Hello! I hope you’re staying warm and cozy on this winter morning (it’s one degree Fahrenheit outside here in northern Indiana). I’m just dropping in to let you know that I’m planning to be back soon with some new posts on creative writing. For now, check out my latest podcast episodes at https://anchor.fm/tess-r-martinus. There’s a zombie episode, a board game episode, and some opportunities to hear from people who mean a lot to me. Listen and let me know what you think!
Good morning from the Carlisle Inn in Walnut Creek, Ohio! I just walked into our room after sitting on the balcony, which overlooks rolling farmland and (on the front side of the hotel) the quiet main street of Walnut Creek. (It’s just slightly above freezing outside, but the balcony faces the sun and is warming up quickly–and besides, I had a cup of tea.) My husband and I are here on a weekend trip that’s part family visit and part couple’s getaway. We plan on spending time with my aunt and cousins who live in the area and are avid board gamers like ourselves, but we’re also going to do a few things just the two of us, like taking a walk this morning and, tomorrow, hitting some of my other favorite spots in Walnut Creek: Der Dutchman Amish Kitchen Cooking (for breakfast), Carlisle Gifts, Coblentz Chocolate Company, and Walnut Creek Antique Mall.
Why would one want to spend a chilly November weekend in middle-of-nowhere Ohio? For one thing, it’s beautiful here, especially at this time of year, with recently-harvested fields resting on hillsides, orange and red trees blazing over the ridges, and mist rising off the pastures as the frost melts in the morning. For another, it’s quiet here. Although this area (primarily in Holmes and Tuscarawas Counties) has become a prosperous tourist destination in recent years, it isn’t overdeveloped, and businesses close down early at night, reflecting the agricultural lifestyle of the Amish, whose culture-challenging lifestyle is one reason why tourists find the area so fascinating. (Jordan and I passed almost as many buggies, tractors, and bikes as cars as we came into town last night.)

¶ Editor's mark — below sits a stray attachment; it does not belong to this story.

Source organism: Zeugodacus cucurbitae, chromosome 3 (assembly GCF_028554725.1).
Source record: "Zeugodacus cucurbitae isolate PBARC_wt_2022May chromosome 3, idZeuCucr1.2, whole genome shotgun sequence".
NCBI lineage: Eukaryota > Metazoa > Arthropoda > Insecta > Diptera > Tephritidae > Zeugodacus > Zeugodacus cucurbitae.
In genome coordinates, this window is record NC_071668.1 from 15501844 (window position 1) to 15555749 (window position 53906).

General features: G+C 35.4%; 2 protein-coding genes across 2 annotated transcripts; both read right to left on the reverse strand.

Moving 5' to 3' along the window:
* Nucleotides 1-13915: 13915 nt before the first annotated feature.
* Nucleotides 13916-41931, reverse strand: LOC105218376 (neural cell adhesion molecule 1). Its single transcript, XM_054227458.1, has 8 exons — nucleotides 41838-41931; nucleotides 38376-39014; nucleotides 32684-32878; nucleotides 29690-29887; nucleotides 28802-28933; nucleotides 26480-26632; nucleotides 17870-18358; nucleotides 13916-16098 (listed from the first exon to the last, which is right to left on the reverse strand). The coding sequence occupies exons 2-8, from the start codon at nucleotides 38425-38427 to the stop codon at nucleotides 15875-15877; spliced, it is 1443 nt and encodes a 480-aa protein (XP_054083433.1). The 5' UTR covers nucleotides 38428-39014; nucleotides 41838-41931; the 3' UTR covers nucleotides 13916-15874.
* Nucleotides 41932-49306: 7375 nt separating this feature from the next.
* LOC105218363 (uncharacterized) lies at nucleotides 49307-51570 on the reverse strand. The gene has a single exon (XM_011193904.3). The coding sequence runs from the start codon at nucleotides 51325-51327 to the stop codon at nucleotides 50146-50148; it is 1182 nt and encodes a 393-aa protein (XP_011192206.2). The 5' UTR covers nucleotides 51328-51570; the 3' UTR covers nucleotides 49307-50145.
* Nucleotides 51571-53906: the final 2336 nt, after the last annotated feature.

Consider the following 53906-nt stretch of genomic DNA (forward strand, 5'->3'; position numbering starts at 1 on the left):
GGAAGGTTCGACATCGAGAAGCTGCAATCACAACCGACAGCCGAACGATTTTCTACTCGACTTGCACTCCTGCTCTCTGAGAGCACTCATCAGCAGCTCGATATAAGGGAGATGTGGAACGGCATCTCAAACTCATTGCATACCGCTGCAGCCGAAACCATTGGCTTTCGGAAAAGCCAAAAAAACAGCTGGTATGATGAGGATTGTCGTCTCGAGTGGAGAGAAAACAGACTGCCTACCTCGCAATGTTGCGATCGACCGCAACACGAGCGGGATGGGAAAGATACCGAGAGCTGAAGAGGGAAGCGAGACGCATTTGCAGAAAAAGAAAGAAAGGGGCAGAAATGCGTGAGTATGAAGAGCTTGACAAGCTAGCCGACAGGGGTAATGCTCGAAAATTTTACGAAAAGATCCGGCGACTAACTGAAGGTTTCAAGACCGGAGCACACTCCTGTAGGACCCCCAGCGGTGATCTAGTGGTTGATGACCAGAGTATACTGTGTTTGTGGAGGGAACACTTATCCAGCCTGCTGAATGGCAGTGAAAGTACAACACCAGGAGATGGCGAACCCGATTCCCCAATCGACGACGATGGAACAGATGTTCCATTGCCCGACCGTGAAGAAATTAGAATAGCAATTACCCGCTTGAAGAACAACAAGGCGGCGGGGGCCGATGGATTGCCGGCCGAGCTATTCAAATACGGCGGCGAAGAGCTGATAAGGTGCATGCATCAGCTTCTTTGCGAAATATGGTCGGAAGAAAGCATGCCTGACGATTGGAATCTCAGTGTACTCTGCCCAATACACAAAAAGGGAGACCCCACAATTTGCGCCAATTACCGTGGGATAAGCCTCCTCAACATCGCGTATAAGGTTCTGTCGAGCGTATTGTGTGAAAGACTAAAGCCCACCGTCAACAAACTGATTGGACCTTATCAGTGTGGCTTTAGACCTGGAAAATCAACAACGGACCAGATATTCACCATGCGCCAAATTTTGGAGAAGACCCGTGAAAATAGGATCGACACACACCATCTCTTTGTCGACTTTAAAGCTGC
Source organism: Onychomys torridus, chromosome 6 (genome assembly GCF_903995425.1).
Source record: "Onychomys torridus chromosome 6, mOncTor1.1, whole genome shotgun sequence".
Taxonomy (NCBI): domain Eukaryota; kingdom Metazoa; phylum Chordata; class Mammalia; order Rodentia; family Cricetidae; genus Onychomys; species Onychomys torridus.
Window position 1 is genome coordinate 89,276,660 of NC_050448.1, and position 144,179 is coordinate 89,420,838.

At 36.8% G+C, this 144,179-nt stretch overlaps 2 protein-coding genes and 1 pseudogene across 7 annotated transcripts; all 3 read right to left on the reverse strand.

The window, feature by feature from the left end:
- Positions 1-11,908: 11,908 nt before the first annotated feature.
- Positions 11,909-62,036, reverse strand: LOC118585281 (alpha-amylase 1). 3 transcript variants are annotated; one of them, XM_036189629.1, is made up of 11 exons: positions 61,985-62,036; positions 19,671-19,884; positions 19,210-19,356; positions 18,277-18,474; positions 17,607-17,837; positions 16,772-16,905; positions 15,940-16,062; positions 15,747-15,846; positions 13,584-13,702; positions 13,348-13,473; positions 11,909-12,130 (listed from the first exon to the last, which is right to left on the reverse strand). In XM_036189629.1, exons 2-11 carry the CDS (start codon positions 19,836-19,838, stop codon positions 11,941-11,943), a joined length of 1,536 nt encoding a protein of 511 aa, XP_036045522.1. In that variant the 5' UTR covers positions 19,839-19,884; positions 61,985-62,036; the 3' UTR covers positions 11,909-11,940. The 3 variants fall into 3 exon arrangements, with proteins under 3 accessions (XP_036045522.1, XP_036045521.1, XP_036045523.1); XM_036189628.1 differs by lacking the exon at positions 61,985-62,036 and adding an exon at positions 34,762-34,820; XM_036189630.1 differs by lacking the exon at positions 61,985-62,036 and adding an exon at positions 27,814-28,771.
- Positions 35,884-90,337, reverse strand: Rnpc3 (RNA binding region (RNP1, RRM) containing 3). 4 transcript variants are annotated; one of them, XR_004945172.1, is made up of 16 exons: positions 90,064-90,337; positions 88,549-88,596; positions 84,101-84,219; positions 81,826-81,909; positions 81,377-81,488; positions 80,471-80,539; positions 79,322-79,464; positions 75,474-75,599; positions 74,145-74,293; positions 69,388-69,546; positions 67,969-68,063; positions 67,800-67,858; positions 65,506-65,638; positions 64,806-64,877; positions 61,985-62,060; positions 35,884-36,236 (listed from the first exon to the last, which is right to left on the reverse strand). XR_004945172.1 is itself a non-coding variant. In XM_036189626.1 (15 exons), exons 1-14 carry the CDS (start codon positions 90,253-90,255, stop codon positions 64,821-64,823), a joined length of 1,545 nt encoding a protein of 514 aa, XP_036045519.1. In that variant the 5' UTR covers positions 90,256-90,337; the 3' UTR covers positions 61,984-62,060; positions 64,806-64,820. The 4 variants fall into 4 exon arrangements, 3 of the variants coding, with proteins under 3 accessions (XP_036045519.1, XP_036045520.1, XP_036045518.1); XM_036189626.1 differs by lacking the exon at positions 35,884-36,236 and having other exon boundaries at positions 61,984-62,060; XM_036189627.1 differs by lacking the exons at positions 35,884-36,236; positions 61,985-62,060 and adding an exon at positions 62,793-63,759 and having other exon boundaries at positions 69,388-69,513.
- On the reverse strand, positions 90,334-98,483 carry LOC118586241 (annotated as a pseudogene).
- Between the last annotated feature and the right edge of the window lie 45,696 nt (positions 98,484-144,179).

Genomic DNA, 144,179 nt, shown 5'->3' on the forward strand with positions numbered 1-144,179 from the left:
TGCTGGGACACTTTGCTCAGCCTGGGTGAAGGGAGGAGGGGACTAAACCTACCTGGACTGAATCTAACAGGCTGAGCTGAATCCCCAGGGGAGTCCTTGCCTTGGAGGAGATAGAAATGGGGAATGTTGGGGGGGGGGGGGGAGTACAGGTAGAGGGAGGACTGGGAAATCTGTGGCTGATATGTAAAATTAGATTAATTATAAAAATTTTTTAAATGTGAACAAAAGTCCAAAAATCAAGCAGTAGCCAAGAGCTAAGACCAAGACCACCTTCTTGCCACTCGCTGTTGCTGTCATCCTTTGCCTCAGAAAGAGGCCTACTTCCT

If you visit, I recommend staying in one of the Carlisle Inns, whose slogan is “Peace & Comfort.” (I feel like that should be every hotel’s slogan, right?) They are part of the Dutchman Hospitality Group, who run several fine establishments in the area, including the Der Dutchman restaurant (hearty, homestyle fare) and two of the most gorgeous fine gift shops I’ve ever visited, Carlisle Gifts in Walnut Creek and Dutch Valley Gifts in Sugar Creek. There are two Carlisle Inns. The one in Walnut Creek, where we’re staying, is the older of the two, so the rooms maybe aren’t quite as up-to-date, but they’re still comfortable and clean, and you can’t beat the charm of this location, which stands as a friendly beacon at the foot of Walnut Creek’s main street (especially when it’s lit up for Christmas, like it is now). I love being able to walk next door or across the street to the retail establishments I mentioned earlier, or stroll a little further into the residential part of Walnut Creek.